Do you believe in the Devil? You know, a supreme evil being dedicated to the temptation, corruption, and destruction of man? …I’m not sure man needs the help”


“I should always be saying, ‘My life is better than I ever imagined it would be, and it’s only going to improve'”.


“Without an appreciation for grace and beauty, there’s no pleasure in creating things and no pleasure in having them!”


“It’s not denial. I’m just very selective about the reality I accept.”


“Do you think babies are born sinful? That they come into the world as sinners? ..No, I think they’re just quick studies.”


“It’s not the pace of life I mind. It’s the sudden stop at the end.”


“We seem to understand the value of oil, timber, minerals, and housing, but not the value of unspoiled beauty, wildlife, solitude, and spiritual renewal…We need to start putting prices on the priceless.”


“The problem with you, Hobbes, is you’re always at a loss for words..I’ve found that saves many a friendship.”



How I Met Your Mother Finale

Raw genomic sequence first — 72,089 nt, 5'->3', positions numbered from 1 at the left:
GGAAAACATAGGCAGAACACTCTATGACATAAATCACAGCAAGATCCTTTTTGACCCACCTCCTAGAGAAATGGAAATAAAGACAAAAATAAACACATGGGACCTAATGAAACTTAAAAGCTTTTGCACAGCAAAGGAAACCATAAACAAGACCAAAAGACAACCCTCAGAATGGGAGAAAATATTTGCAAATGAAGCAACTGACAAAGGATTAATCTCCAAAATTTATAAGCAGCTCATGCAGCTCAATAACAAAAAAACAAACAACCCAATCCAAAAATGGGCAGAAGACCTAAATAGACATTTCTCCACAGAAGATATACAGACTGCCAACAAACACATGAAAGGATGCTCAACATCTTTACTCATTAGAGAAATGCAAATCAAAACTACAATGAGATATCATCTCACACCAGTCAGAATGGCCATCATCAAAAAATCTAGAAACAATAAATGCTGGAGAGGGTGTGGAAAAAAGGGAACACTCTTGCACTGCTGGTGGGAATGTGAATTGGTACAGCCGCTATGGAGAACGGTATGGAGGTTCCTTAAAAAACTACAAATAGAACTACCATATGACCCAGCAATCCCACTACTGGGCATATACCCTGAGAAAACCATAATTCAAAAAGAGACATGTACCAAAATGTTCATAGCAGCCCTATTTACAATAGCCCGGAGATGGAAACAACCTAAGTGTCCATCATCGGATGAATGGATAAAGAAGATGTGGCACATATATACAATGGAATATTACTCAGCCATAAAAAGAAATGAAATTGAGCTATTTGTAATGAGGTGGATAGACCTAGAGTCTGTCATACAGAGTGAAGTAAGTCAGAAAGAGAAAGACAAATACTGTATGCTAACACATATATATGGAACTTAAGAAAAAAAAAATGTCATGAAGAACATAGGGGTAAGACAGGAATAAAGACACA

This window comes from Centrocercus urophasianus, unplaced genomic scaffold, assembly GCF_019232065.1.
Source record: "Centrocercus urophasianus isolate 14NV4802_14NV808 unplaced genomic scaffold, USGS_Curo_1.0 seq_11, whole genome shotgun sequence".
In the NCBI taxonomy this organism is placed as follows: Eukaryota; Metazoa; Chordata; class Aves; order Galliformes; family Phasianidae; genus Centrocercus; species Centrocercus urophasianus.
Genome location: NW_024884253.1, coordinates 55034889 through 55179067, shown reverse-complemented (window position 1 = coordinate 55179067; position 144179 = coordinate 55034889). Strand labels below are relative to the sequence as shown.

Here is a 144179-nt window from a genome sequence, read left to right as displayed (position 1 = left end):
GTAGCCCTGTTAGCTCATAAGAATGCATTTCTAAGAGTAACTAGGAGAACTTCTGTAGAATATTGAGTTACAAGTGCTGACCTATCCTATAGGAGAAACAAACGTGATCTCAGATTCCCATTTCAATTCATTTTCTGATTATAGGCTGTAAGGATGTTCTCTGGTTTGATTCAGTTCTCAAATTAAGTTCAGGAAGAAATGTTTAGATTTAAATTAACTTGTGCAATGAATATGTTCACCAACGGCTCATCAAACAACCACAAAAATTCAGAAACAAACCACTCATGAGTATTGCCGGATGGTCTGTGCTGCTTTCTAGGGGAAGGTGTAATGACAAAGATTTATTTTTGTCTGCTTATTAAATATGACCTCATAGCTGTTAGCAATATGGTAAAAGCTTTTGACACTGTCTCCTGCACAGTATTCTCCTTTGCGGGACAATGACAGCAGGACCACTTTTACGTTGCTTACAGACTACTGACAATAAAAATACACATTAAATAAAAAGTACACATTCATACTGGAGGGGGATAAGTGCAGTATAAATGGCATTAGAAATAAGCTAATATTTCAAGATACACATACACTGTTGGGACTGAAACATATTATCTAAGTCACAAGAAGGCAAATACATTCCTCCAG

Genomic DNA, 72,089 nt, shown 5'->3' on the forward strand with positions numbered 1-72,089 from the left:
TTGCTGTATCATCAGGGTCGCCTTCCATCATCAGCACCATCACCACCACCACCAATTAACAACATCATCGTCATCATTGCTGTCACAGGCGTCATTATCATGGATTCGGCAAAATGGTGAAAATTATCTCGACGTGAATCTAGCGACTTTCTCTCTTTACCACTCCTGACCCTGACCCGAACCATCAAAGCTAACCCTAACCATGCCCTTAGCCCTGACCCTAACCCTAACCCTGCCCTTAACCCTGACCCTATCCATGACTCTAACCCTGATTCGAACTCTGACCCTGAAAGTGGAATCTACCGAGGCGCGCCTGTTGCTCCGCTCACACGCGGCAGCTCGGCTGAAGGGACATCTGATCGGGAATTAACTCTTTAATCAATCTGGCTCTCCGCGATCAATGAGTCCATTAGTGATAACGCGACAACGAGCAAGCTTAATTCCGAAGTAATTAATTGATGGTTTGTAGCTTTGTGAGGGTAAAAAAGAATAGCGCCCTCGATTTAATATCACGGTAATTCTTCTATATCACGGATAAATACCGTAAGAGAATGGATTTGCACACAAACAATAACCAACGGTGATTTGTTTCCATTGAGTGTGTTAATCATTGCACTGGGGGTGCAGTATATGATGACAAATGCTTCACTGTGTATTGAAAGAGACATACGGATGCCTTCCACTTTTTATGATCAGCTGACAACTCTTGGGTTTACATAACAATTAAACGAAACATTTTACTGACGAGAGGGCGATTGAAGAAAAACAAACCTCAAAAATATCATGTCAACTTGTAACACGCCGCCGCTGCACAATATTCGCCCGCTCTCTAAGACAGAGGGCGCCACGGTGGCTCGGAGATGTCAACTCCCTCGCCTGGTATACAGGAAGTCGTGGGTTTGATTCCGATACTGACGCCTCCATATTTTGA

This post will include full spoilers from the series finale of How I Met Your Mother. 


After nine seasons, “Last Forever” kept millions on the edge of their seats awaiting Ted and the Mother (revealed to be named Tracy) skipping happily into the sunset. We all waited expectantly for Tracy to come down the aisle, for both to say “I do”, and to witness an old Tracy to step in the frame with narrator Ted and share a kiss in front of their children.

Only that’s not quite how it went. HIMYM was not going to fade into the sunset. Nor was it going to give us the perfect ending we wanted. Ultimately, it was not going to leave us with an incomplete picture of the ups/downs of life.

Simply put, the Mother turned out to be a giant red herring.

From day one, the audience was constantly waiting for Ted to meet his future wife. But the major clue really could be found in the show’s title: How I MET Your Mother. Not How I Got to Know Your Mother. Not How My Marriage with Your Mother Went. It taught us the valuable lesson that life needs to be enjoyed in each and every moment. If we are just always looking ahead to the ultimate goal, we may not be able to appreciate all the steps needed to get us there.